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Simple circuit for running and reversing a motor....

Discussion in 'Sensors and Actuators' started by eptheta, Jan 23, 2010.

  1. eptheta

    eptheta

    188
    0
    Dec 20, 2009
    I have written a program on the comp to use my parallel port to control external devices like a motor. unfortunately, it can only give some 2.5 volts and for some reason (probably internal resistance) cannot run the motor independently.
    I connected it to a transistor to amplify the current and used it. It works fine.
    Now my question is this:
    I need a circuit to make the motor run clockwise, and then when i alternate the output of the parallel port, i want it to run counter-clockwise. The parallel port will alternate between 1-0 and 0-1 so what can i do with this ?
    I need to first amplify the current using the transistors, but i don't know where to connect the load (motor) !
    Also, when the output is 0-0, it shouldn't run..... so theres a start button(1-0 or 0-1),an alternate button(which switches 1 for 0) and a stop button(0-0) from my parallel port.

    Thanks.
     
  2. Resqueline

    Resqueline

    2,848
    1
    Jul 31, 2009
    You need a full (H) bridge motor driver circuit. Here's one example.
     
  3. eptheta

    eptheta

    188
    0
    Dec 20, 2009
    whoa, that seems like a lot of work for such a simple task ! if my parallel port could chug out enough, i could've just used it by itself. It powers up red LEDs easily and alternates them fine..... Isn't there any way to amplify each output of my parallel port instead ?
    So is there any way to convert my port's analog output to a digital one, amplify it using an external source, and just plug in my motor so that it can switch rotation modes with the press of a button like i did for the LED ?

    Thanks
     
  4. Resqueline

    Resqueline

    2,848
    1
    Jul 31, 2009
    Hehe, hardly any more work than making a pizza from scratch..
    The port is lacking umph by a factor of at least 100..
    You can always use dedicated driver IC's.
     
  5. eptheta

    eptheta

    188
    0
    Dec 20, 2009
    what do you mean by dedicated driver ICs ? any chip names/numbers ? Will it be any easier... Cause the principal is sound:- amplify each parallel port output and connect it directly..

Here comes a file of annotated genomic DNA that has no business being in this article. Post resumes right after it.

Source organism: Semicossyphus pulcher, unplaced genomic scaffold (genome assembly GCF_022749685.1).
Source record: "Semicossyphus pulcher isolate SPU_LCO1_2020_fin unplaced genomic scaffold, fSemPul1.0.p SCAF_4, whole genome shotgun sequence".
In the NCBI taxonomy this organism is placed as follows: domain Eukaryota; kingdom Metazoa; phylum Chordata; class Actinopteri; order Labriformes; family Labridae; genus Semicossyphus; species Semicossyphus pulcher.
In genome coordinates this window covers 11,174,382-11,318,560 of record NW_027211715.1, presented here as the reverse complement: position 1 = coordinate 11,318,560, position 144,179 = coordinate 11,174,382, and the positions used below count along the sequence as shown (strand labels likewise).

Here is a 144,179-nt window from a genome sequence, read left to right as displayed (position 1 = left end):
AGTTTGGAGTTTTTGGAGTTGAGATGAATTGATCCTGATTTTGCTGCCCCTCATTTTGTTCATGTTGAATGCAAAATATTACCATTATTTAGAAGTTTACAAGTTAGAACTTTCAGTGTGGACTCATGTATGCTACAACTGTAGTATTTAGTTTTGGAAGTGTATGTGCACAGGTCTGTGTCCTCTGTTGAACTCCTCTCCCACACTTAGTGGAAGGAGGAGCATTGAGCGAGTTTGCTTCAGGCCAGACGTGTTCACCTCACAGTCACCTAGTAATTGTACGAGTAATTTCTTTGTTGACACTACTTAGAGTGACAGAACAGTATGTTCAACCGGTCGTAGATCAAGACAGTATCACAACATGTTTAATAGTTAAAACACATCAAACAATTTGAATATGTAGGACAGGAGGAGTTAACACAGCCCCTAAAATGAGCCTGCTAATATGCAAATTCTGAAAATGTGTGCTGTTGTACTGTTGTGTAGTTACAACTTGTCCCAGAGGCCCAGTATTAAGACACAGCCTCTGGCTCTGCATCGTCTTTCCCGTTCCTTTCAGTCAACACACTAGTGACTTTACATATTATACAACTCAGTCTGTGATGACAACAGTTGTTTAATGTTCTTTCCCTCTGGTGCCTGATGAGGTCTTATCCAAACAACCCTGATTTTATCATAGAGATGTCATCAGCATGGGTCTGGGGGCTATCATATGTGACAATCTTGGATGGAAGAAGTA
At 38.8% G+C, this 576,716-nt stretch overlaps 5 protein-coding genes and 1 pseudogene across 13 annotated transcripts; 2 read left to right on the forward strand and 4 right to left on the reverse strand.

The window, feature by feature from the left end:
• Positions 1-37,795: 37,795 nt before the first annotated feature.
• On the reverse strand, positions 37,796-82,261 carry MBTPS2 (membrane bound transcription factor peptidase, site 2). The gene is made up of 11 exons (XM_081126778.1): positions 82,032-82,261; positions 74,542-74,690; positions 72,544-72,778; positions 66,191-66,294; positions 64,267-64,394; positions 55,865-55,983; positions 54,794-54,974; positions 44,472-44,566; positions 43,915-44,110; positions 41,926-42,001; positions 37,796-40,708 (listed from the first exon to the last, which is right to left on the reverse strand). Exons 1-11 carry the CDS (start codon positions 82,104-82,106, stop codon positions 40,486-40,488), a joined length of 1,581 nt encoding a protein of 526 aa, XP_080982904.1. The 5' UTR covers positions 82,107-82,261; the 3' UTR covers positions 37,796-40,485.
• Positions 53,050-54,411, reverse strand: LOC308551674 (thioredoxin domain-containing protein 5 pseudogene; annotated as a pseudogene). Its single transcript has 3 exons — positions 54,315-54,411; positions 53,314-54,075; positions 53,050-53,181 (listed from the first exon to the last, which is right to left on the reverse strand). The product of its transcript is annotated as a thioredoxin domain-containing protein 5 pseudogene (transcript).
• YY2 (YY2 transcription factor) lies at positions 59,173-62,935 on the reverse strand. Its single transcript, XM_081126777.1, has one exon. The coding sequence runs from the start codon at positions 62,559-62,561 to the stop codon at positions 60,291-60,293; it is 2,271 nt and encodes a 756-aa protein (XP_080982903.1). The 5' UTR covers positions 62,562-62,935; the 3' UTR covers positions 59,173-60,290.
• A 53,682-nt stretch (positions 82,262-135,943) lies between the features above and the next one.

Thanks
     
  6. Resqueline

    Resqueline

    2,848
    1
    Jul 31, 2009
    There is a plethora of IC's and circuits out there, this isn't exactly a new concept. They come in a number of cases, from simple-to-use 8-pin DIP chips to large (complex) devices with cooling tabs. There's too many for me to choose one for you. Googling for "full bridge motor driver" will give you more answers than you might want. If you also add "parallell port" or "printer port" or "lpt port" to the search you'll find (a limited number of) pages discussing exactly what you're trying to do. If you find something interesting please do come back and ask if you're uncertain about it's applicability.
     
  7. eptheta

    eptheta

    188
    0
    Dec 20, 2009
    Great, i found something so simple it can't go wrong.. Just 4 transistors and i can easily understand the logic..... Here's it is:
    [​IMG]

    Now, this looks fine since my parallel port can supply to the base of a transistor easily. But i have one question. See those 1K ohm resistors connected to the base ? What purpose do they serve ? Can i do without them if my current output is low ?

    Thanks.
    (it will work right ?)
     
  8. (*steve*)

    (*steve*) ¡sǝpodᴉʇuɐ ǝɥʇ ɹɐǝɥd Moderator

    25,169
    2,685
    Jan 21, 2010
    Without the resistors you would effectively be shorting your power supply through the base-emitter junctions of the transistors -- that would be a bad thing. (and that's just the start of it)

    If your current is very low you could increase the value of those resistors.

    Since you're driving a motor, protection diodes for the transistors may be a very good idea (place a reversed biased shottky diode across the CE leads of each transistor).
     
  9. eptheta

    eptheta

    188
    0
    Dec 20, 2009
    Hello,
    I ended up using this circuit that i adapted from the previous design i found:
    [​IMG]
    (A and B are my parallel port inputs, and theres another line that connects to the port's ground)

    It seems to work fine...

    Now, moving on to the second phase which i have no idea about, can you direct me to any resources that deal with remote control ?
    I want to control a motor(for now) from my laptop parallel port, remotely.....
    I don't want to use IR cause of the limited range etc, but i do want to use radio. Unfortunately i have absolutely no idea how to go about this.

    I understand the principles and concepts of radio transmission and pick-up but i don't know how to implement it...if there's any links, chip numbers or any sort of resources that could be of help to me, i would be thankful.



    Thanks
     
  10. (*steve*)

    (*steve*) ¡sǝpodᴉʇuɐ ǝɥʇ ɹɐǝɥd Moderator

    25,169
    2,685
    Jan 21, 2010
    Ah, here's the problem. If this device is attached to your parallel port an the pins A and B are set to the wrong values, you could turn on Q1, Q2, Q3, and Q4 at once.

    The results of that are likely to be less than marvellous for the transistors involved.